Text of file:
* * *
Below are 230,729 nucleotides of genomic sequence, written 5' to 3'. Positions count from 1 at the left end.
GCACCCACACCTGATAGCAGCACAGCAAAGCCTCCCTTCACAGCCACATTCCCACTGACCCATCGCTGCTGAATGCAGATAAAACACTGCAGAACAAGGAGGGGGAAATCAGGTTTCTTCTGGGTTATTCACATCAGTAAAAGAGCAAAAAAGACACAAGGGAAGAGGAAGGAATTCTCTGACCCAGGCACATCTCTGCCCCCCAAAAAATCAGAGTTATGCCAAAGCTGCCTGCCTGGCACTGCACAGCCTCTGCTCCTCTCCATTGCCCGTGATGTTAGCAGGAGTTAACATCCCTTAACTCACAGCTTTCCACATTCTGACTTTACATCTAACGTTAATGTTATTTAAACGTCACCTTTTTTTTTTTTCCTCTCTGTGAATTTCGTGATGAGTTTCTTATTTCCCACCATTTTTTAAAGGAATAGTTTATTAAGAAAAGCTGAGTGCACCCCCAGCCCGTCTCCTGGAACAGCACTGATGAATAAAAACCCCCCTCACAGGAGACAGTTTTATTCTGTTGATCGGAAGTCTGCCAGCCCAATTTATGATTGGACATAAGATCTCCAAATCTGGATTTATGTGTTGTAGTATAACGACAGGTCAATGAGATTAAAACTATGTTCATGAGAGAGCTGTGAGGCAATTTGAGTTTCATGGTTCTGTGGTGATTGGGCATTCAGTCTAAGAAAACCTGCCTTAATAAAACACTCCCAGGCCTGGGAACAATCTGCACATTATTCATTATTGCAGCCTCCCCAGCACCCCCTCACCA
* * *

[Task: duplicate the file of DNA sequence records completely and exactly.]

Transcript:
Below are 230,729 nucleotides of genomic sequence, written 5' to 3'. Positions count from 1 at the left end.
GCACCCACACCTGATAGCAGCACAGCAAAGCCTCCCTTCACAGCCACATTCCCACTGACCCATCGCTGCTGAATGCAGATAAAACACTGCAGAACAAGGAGGGGGAAATCAGGTTTCTTCTGGGTTATTCACATCAGTAAAAGAGCAAAAAAGACACAAGGGAAGAGGAAGGAATTCTCTGACCCAGGCACATCTCTGCCCCCCAAAAAATCAGAGTTATGCCAAAGCTGCCTGCCTGGCACTGCACAGCCTCTGCTCCTCTCCATTGCCCGTGATGTTAGCAGGAGTTAACATCCCTTAACTCACAGCTTTCCACATTCTGACTTTACATCTAACGTTAATGTTATTTAAACGTCACCTTTTTTTTTTTTCCTCTCTGTGAATTTCGTGATGAGTTTCTTATTTCCCACCATTTTTTAAAGGAATAGTTTATTAAGAAAAGCTGAGTGCACCCCCAGCCCGTCTCCTGGAACAGCACTGATGAATAAAAACCCCCCTCACAGGAGACAGTTTTATTCTGTTGATCGGAAGTCTGCCAGCCCAATTTATGATTGGACATAAGATCTCCAAATCTGGATTTATGTGTTGTAGTATAACGACAGGTCAATGAGATTAAAACTATGTTCATGAGAGAGCTGTGAGGCAATTTGAGTTTCATGGTTCTGTGGTGATTGGGCATTCAGTCTAAGAAAACCTGCCTTAATAAAACACTCCCAGGCCTGGGAACAATCTGCACATTATTCATTATTGCAGCCTCCCCAGCACCCCCTCACCA